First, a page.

The danger facing the anti-PSD movement: A war of attrition between Klaus Iohannis and Dacian Ciolos, PNL, USR, and PLUS
One of the greatest dangers threatening the right’s chances of reporting victories in the upcoming electoral battles against the PSD, and to banding together eventually, is the war of attrition between Klaus Iohannis and Dacian Ciolos. Another danger is the competition for the second place between the opposition parties PNL, USR, and PLUS. Part of this war that has already begun can be seen in broad daylight, part of it is waged in the underground.
Take Ciolos’s charge against Iohannis on Saturday, after he was elected president of PLUS. He said that „we need to build a substantial project for the presidential elections” and that „we need to bring back consistency to the presidential mandate.” One, therefore, can understand from these remarks that Iohannis is not substantial enough an option for the presidential elections and that the current presidential mandate is somewhat lacking since the PLUS leader feels the need to render back its presumed lost consistency.
Klaus Iohannis responded in kind on Monday through his party, the PNL, who backs his bid for a second term when they released a poll that places PLUS only at half the score of the USR. The leaders of the two parties perceived it as an attempt by the liberals to muddy the waters and further complicate their negotiations for the split-up of the MEP mandates in an eventual coalition between the two parties in the upcoming elections for the EU parliament.
But the poll is the most harmless of attacks. The real punch in the gut came from Antonio Lopez Isturiz-White, the Secretary-General of the PPE, who publicly accused Dacian Ciolos of opportunism, and warned him via every available channel that he will be treated as a political enemy. There have been squabbles in the past between the ex-premier and the liberals, but this is at a whole new level.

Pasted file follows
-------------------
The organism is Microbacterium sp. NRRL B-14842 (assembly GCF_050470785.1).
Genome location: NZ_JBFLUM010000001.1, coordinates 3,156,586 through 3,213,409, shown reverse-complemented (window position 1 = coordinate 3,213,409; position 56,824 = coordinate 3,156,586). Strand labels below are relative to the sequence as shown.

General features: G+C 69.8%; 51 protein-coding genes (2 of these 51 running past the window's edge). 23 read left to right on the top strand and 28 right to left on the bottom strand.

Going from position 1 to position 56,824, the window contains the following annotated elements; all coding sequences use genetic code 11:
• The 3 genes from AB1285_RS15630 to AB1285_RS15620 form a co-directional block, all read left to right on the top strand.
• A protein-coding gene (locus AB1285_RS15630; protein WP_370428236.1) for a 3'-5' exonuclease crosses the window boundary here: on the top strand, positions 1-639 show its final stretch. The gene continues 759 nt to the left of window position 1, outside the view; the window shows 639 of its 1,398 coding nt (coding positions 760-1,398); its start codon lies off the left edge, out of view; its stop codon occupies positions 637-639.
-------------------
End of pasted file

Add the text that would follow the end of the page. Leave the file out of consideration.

As Dacian Ciolos inches closer to a presidential candidacy and as the USR and PLUS are getting closer to forming an alliance, nervousness increases exponentially at Cotroceni and the PNL. President Klaus Iohannis sees in Ciolos an adversary that could jeopardize his reelection chances. Liberals also feel their position as the main opposition party threatened. If the USR and PLUS can really get a good result in the EU elections, they could conjure up the enthusiasm necessary to place the new alliance in the position of the main opposition force.
Therefore, Klaus Iohannis and the PNL have every interest to prevent the surge of any serious competition on the right, both in the EU elections and for the presidential race, with the long-term stake of winning the 2020 parliamentary elections, i.e., the Government. But all begins now: the results in the EU elections will set the tone, while the first big battle will be the presidential elections at the end of this year.